I have a 2021 MacBook Pro with Apple M1 Pro chip. I tried to install tensor flow on it following the instruction of Apple here https://developer.apple.com/metal/tensorflow-plugin/ as well as many other instructions online but failed to make it work.
After trial and error, this is what worked for me.
python -m pip install tensorflow-macos==2.9
using python -m pip install tensorflow-metal==0.5.0
After this, you can test the installation using the example below. First, save the following code to a file such as test.py.
import tensorflow as tf import ssl ssl._create_default_https_context = ssl._create_unverified_context cifar = tf.keras.datasets.cifar100 (x_train, y_train), (x_test, y_test) = cifar.load_data() model = tf.keras.applications.ResNet50( include_top=True, weights=None, input_shape=(32, 32, 3), classes=100,) loss_fn = tf.keras.losses.SparseCategoricalCrossentropy(from_logits=True) model.compile(optimizer="adam", loss=loss_fn, metrics=["accuracy"]) model.fit(x_train, y_train, epochs=5, batch_size=64)
Then, test it using
To use tensorflow in R, first install the packages tensorflow and keras within R using
Then, create or open the
.Renviron file within your user directory, e.g., using
nano ~/.Renviron. Add the following in the file (this will allow R to find your python and tensorflow installation.
RETICULATE_PYTHON = "~/miniconda/bin/python"
Now, you can test whether it works or not within R using the example below (from the book Introduction to Machine Learning).
## Data library(ISLR2) ## install the package if not yet Gitters <- na.omit(Hitters) n <- nrow(Gitters) set.seed(13) ntest <- trunc(n / 3) testid <- sample(1:n, ntest) x <- scale(model.matrix(Salary ~ . - 1, data = Gitters)) y <- Gitters$Salary ## Now run a simple example library(keras) ## this is used to build the model ## first layer is the hidden layer with 50 nodes ## output one layer with one node active the linear activiation function modnn <- keras_model_sequential() %>% layer_dense(units = 50, activation = "relu", input_shape = ncol(x)) %>% layer_dropout(rate = 0.4) %>% layer_dense(units = 1, activation = "linear") summary(modnn) ## communicate with python modnn %>% compile(loss = "mse", optimizer = optimizer_rmsprop(), metrics = list("mean_absolute_error") ) ## conduct the analysis nn.fit.1layer <- modnn %>% fit( x[-testid, ], y[-testid], epochs = 1000, batch_size = 32, validation_data = list(x[testid, ], y[testid]) )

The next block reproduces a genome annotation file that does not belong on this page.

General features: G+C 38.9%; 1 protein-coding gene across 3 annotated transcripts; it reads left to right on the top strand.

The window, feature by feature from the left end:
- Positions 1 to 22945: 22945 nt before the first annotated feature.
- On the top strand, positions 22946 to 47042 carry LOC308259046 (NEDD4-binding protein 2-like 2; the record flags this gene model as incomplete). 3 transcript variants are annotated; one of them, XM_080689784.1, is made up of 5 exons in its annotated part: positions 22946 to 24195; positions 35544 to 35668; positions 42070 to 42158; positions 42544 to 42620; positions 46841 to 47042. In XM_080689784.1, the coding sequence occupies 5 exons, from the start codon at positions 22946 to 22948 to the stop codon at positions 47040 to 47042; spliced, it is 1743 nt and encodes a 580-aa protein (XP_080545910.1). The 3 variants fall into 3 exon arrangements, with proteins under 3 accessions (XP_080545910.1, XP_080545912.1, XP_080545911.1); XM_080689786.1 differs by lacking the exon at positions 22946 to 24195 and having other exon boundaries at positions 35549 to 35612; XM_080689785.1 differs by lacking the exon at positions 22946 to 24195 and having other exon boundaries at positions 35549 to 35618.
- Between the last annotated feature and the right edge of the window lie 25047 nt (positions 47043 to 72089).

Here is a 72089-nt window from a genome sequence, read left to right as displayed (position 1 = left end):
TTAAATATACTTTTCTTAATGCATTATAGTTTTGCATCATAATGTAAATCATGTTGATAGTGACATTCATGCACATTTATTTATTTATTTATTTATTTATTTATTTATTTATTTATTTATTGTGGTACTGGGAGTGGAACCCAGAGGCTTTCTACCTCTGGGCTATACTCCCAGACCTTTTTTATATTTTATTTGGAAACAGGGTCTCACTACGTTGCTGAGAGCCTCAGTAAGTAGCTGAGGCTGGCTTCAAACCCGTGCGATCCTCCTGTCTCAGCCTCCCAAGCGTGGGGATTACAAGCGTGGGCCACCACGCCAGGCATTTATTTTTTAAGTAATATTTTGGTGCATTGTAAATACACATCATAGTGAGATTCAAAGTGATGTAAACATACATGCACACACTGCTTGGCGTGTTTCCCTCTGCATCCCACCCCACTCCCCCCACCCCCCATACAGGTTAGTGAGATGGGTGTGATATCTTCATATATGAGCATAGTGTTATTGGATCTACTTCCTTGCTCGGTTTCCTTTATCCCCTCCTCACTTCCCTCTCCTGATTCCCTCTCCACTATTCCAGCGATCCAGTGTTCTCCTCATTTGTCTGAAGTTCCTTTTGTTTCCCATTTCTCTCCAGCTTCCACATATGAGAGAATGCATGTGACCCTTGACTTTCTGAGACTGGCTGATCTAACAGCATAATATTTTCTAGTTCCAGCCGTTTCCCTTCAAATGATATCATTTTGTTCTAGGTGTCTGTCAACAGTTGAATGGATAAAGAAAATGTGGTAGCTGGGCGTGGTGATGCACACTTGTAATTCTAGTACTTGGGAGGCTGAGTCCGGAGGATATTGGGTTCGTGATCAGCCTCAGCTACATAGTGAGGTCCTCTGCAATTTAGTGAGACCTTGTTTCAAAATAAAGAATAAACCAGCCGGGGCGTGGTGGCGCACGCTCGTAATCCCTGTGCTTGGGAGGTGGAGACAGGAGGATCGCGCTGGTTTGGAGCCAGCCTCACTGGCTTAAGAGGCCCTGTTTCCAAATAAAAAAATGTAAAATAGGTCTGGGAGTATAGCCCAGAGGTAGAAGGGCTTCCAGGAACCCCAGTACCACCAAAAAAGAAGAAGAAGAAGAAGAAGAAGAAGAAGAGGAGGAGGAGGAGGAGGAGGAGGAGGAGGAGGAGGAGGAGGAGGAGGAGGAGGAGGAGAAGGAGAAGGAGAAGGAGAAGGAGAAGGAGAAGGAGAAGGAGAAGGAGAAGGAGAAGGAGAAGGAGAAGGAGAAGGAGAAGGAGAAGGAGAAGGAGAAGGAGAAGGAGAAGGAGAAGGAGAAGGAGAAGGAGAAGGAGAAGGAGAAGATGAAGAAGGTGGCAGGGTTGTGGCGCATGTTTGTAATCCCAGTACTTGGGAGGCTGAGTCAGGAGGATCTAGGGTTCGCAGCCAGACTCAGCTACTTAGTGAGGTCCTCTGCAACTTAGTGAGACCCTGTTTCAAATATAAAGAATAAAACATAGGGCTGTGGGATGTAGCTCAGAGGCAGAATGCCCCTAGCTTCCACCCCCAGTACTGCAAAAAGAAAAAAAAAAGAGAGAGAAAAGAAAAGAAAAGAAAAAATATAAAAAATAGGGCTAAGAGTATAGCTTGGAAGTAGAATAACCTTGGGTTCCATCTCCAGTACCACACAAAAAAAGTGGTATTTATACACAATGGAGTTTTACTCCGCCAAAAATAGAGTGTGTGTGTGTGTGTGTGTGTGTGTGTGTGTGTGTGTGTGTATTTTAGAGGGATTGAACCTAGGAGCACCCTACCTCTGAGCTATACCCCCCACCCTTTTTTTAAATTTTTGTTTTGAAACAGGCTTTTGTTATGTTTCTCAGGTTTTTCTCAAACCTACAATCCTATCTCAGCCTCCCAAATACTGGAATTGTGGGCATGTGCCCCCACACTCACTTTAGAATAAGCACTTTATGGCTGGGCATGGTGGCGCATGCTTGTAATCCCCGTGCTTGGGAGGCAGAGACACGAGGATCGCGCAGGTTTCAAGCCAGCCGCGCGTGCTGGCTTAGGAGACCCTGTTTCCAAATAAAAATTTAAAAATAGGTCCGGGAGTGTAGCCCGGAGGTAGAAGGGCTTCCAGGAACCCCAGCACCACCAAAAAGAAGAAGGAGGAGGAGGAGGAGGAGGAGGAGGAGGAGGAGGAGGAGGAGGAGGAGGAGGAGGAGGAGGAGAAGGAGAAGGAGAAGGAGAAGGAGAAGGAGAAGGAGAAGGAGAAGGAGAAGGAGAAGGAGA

I built almost all my websites using PHP. Recently, I started to build simple HTML sites using Hugo, which was amazing. However, occasionally, I missed the flexibility of PHP for server side processing. I have tried to output PHP files instead of html files from Hugo but was not successful. Eventually, I resolved to make the change to the web server instead. Basically, one can change the setting of the server to parse .html files as php files. Several ways can be used. For example, one can use
.htaccess with the following
AddType application/x-httpd-php .html
One can also change the configure file to add the option for the directory.
Now, I can use Hugo together with PHP.
Software development often takes a lot of time but its impact is often difficult to evaluate. If you have developed an R package and upload it to CRAN, you might be able to get some download information but not a lot.
Since R studio hosts the CRAN mirror, it keeps tracking the download statistics of the R packages installed from the RStudio mirror and therefore provides some useful information. It also provides an R package -cranlogs- to get the information within R. Certainly, the information is not incomplete but at least it provides the developers some ideas on how their packages are used.
For example, the code below is used to get the download information in the past month of an R package coefficientalpha I developed.
library(cranlogs) cran_downloads('coefficientalpha', when='last-month') date count package 1 2019-04-08 15 coefficientalpha 2 2019-04-09 15 coefficientalpha 3 2019-04-10 25 coefficientalpha 4 2019-04-11 18 coefficientalpha 5 2019-04-12 25 coefficientalpha 6 2019-04-13 13 coefficientalpha 7 2019-04-14 11 coefficientalpha 8 2019-04-15 22 coefficientalpha 9 2019-04-16 15 coefficientalpha 10 2019-04-17 31 coefficientalpha 11 2019-04-18 11 coefficientalpha 12 2019-04-19 19 coefficientalpha 13 2019-04-20 14 coefficientalpha 14 2019-04-21 14 coefficientalpha 15 2019-04-22 19 coefficientalpha 16 2019-04-23 6 coefficientalpha 17 2019-04-24 21 coefficientalpha 18 2019-04-25 19 coefficientalpha 19 2019-04-26 7 coefficientalpha 20 2019-04-27 11 coefficientalpha 21 2019-04-28 13 coefficientalpha 22 2019-04-29 38 coefficientalpha 23 2019-04-30 14 coefficientalpha 24 2019-05-01 18 coefficientalpha 25 2019-05-02 18 coefficientalpha 26 2019-05-03 10 coefficientalpha 27 2019-05-04 3 coefficientalpha 28 2019-05-05 15 coefficientalpha 29 2019-05-06 58 coefficientalpha 30 2019-05-07 39 coefficientalpha
sudo zcat /var/log/apache2/access-advstats.*.gz | sudo goaccess /var/log/apache2/access-advstats.log -o report.html --log-format=COMBINED
Note. Everything on this blog only reflects my personal view which may or may not be true and is not related to any organization or institute.
Flatten comments in Acrobat Pro
Bring up the Preflight tool (search preflight), then use the “Flatten annotations and field” in the “PDF Fixups” (search flatten) category.